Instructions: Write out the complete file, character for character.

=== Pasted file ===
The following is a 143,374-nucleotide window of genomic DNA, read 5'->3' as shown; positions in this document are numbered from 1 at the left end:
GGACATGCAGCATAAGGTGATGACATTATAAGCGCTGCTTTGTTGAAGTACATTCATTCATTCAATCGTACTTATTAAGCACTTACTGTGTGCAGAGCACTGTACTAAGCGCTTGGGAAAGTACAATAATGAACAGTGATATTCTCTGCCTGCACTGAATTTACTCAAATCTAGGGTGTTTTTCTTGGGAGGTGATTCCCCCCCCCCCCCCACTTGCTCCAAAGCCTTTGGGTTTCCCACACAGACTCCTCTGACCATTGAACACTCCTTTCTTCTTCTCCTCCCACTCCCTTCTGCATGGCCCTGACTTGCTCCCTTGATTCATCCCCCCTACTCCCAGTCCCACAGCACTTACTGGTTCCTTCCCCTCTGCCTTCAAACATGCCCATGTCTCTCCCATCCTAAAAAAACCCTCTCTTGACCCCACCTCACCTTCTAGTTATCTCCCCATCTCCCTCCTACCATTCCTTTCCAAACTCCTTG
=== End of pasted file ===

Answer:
The following is a 143,374-nucleotide window of genomic DNA, read 5'->3' as shown; positions in this document are numbered from 1 at the left end:
GGACATGCAGCATAAGGTGATGACATTATAAGCGCTGCTTTGTTGAAGTACATTCATTCATTCAATCGTACTTATTAAGCACTTACTGTGTGCAGAGCACTGTACTAAGCGCTTGGGAAAGTACAATAATGAACAGTGATATTCTCTGCCTGCACTGAATTTACTCAAATCTAGGGTGTTTTTCTTGGGAGGTGATTCCCCCCCCCCCCCCACTTGCTCCAAAGCCTTTGGGTTTCCCACACAGACTCCTCTGACCATTGAACACTCCTTTCTTCTTCTCCTCCCACTCCCTTCTGCATGGCCCTGACTTGCTCCCTTGATTCATCCCCCCTACTCCCAGTCCCACAGCACTTACTGGTTCCTTCCCCTCTGCCTTCAAACATGCCCATGTCTCTCCCATCCTAAAAAAACCCTCTCTTGACCCCACCTCACCTTCTAGTTATCTCCCCATCTCCCTCCTACCATTCCTTTCCAAACTCCTTG